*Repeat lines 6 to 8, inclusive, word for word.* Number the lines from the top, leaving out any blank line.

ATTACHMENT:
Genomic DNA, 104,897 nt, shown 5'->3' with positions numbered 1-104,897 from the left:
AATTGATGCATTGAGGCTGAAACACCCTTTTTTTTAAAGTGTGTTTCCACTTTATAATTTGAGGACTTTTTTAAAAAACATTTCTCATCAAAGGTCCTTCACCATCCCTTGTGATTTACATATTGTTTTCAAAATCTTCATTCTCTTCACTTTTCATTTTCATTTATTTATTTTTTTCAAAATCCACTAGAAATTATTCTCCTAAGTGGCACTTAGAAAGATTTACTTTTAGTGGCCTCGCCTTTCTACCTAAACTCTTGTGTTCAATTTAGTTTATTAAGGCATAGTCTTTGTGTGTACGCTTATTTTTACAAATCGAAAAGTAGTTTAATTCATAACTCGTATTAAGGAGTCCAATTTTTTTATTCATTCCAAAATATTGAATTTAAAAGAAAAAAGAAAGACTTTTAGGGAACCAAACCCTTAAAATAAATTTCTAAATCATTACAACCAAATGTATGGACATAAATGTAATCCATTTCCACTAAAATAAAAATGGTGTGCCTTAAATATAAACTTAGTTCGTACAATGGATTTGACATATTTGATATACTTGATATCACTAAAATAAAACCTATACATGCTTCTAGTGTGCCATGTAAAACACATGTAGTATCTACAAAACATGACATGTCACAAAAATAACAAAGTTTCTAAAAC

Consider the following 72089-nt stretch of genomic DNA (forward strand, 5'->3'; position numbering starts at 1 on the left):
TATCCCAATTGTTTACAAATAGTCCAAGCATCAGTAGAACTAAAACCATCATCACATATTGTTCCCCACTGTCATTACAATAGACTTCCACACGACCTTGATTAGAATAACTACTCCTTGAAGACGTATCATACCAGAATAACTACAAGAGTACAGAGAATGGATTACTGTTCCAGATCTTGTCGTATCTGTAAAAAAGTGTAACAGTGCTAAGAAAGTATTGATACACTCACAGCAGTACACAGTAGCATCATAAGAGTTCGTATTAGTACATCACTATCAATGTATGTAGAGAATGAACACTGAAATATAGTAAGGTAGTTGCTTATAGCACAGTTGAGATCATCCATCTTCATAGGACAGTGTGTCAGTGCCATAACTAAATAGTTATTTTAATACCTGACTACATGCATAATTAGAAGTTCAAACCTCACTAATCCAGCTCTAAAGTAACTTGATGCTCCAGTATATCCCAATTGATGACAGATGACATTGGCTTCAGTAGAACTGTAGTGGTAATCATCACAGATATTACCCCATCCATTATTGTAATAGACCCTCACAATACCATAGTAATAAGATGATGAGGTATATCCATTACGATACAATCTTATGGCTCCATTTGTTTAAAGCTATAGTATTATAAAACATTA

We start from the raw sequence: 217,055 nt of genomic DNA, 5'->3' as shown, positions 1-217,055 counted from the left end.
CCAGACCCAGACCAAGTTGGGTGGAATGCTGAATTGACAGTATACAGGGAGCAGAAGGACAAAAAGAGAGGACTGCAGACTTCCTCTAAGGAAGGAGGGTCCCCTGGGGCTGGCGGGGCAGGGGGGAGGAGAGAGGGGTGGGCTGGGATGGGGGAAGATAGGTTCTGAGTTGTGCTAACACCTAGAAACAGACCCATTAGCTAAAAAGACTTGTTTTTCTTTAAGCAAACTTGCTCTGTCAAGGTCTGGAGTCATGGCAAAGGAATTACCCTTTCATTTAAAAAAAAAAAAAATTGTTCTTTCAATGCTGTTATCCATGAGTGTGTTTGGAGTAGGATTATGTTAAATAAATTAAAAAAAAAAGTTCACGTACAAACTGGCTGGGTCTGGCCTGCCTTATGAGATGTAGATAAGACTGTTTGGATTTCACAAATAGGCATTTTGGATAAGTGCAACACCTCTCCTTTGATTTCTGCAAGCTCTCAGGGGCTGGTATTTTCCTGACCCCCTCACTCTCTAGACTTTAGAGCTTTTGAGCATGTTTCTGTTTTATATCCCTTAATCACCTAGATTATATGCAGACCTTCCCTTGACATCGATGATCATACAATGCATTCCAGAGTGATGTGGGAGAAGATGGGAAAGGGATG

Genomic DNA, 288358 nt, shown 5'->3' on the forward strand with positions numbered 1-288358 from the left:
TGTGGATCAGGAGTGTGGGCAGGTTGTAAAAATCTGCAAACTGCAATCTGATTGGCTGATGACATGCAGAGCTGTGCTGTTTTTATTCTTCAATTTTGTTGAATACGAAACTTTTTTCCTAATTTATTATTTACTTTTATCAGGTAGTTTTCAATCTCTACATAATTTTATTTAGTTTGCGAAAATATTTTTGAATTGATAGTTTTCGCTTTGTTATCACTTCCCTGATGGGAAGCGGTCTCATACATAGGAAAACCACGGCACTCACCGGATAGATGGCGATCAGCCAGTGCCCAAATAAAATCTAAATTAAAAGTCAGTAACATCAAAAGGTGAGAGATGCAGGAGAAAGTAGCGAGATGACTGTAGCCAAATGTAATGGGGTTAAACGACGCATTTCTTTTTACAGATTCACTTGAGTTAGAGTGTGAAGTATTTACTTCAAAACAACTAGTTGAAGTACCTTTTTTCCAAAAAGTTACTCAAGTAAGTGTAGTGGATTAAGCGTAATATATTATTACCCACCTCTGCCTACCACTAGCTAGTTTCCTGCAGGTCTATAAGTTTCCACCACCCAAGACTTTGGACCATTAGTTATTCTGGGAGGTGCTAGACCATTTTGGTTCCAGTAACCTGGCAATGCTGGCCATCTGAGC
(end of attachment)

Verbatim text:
CCAGACCCAGACCAAGTTGGGTGGAATGCTGAATTGACAGTATACAGGGAGCAGAAGGACAAAAAGAGAGGACTGCAGACTTCCTCTAAGGAAGGAGGGTCCCCTGGGGCTGGCGGGGCAGGGGGGAGGAGAGAGGGGTGGGCTGGGATGGGGGAAGATAGGTTCTGAGTTGTGCTAACACCTAGAAACAGACCCATTAGCTAAAAAGACTTGTTTTTCTTTAAGCAAACTTGCTCTGTCAAGGTCTGGAGTCATGGCAAAGGAATTACCCTTTCATTTAAAAAAAAAAAAAATTGTTCTTTCAATGCTGTTATCCATGAGTGTGTTTGGAGTAGGATTATGTTAAATAAATTAAAAAAAAAAGTTCACGTACAAACTGGCTGGGTCTGGCCTGCCTTATGAGATGTAGATAAGACTGTTTGGATTTCACAAATAGGCATTTTGGATAAGTGCAACACCTCTCCTTTGATTTCTGCAAGCTCTCAGGGGCTGGTATTTTCCTGACCCCCTCACTCTCTAGACTTTAGAGCTTTTGAGCATGTTTCTGTTTTATATCCCTTAATCACCTAGATTATATGCAGACCTTCCCTTGACATCGATGATCATACAATGCATTCCAGAGTGATGTGGGAGAAGATGGGAAAGGGATG

Genomic DNA, 288358 nt, shown 5'->3' on the forward strand with positions numbered 1-288358 from the left:
TGTGGATCAGGAGTGTGGGCAGGTTGTAAAAATCTGCAAACTGCAATCTGATTGGCTGATGACATGCAGAGCTGTGCTGTTTTTATTCTTCAATTTTGTTGAATACGAAACTTTTTTCCTAATTTATTATTTACTTTTATCAGGTAGTTTTCAATCTCTACATAATTTTATTTAGTTTGCGAAAATATTTTTGAATTGATAGTTTTCGCTTTGTTATCACTTCCCTGATGGGAAGCGGTCTCATACATAGGAAAACCACGGCACTCACCGGATAGATGGCGATCAGCCAGTGCCCAAATAAAATCTAAATTAAAAGTCAGTAACATCAAAAGGTGAGAGATGCAGGAGAAAGTAGCGAGATGACTGTAGCCAAATGTAATGGGGTTAAACGACGCATTTCTTTTTACAGATTCACTTGAGTTAGAGTGTGAAGTATTTACTTCAAAACAACTAGTTGAAGTACCTTTTTTCCAAAAAGTTACTCAAGTAAGTGTAGTGGATTAAGCGTAATATATTATTACCCACCTCTGCCTACCACTAGCTAGTTTCCTGCAGGTCTATAAGTTTCCACCACCCAAGACTTTGGACCATTAGTTATTCTGGGAGGTGCTAGACCATTTTGGTTCCAGTAACCTGGCAATGCTGGCCATCTGAGC